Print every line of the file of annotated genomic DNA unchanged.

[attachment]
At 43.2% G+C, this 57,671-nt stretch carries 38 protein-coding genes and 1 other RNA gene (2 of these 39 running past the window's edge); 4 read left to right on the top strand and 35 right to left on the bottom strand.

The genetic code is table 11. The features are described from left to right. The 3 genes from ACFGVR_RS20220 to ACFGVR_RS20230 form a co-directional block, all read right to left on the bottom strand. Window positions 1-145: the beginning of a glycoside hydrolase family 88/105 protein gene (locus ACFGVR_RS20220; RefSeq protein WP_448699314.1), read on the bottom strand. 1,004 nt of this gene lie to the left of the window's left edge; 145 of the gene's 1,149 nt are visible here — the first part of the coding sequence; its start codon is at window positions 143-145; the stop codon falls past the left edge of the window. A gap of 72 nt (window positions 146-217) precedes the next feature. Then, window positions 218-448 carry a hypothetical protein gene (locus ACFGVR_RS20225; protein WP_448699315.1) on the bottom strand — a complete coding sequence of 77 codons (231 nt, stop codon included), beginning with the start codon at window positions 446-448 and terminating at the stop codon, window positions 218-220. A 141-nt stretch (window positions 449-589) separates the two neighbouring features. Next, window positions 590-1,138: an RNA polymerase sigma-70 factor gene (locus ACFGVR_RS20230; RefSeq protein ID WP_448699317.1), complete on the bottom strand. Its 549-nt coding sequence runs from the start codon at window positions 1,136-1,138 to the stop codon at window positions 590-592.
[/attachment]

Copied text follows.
At 43.2% G+C, this 57,671-nt stretch carries 38 protein-coding genes and 1 other RNA gene (2 of these 39 running past the window's edge); 4 read left to right on the top strand and 35 right to left on the bottom strand.

The genetic code is table 11. The features are described from left to right. The 3 genes from ACFGVR_RS20220 to ACFGVR_RS20230 form a co-directional block, all read right to left on the bottom strand. Window positions 1-145: the beginning of a glycoside hydrolase family 88/105 protein gene (locus ACFGVR_RS20220; RefSeq protein WP_448699314.1), read on the bottom strand. 1,004 nt of this gene lie to the left of the window's left edge; 145 of the gene's 1,149 nt are visible here — the first part of the coding sequence; its start codon is at window positions 143-145; the stop codon falls past the left edge of the window. A gap of 72 nt (window positions 146-217) precedes the next feature. Then, window positions 218-448 carry a hypothetical protein gene (locus ACFGVR_RS20225; protein WP_448699315.1) on the bottom strand — a complete coding sequence of 77 codons (231 nt, stop codon included), beginning with the start codon at window positions 446-448 and terminating at the stop codon, window positions 218-220. A 141-nt stretch (window positions 449-589) separates the two neighbouring features. Next, window positions 590-1,138: an RNA polymerase sigma-70 factor gene (locus ACFGVR_RS20230; RefSeq protein ID WP_448699317.1), complete on the bottom strand. Its 549-nt coding sequence runs from the start codon at window positions 1,136-1,138 to the stop codon at window positions 590-592.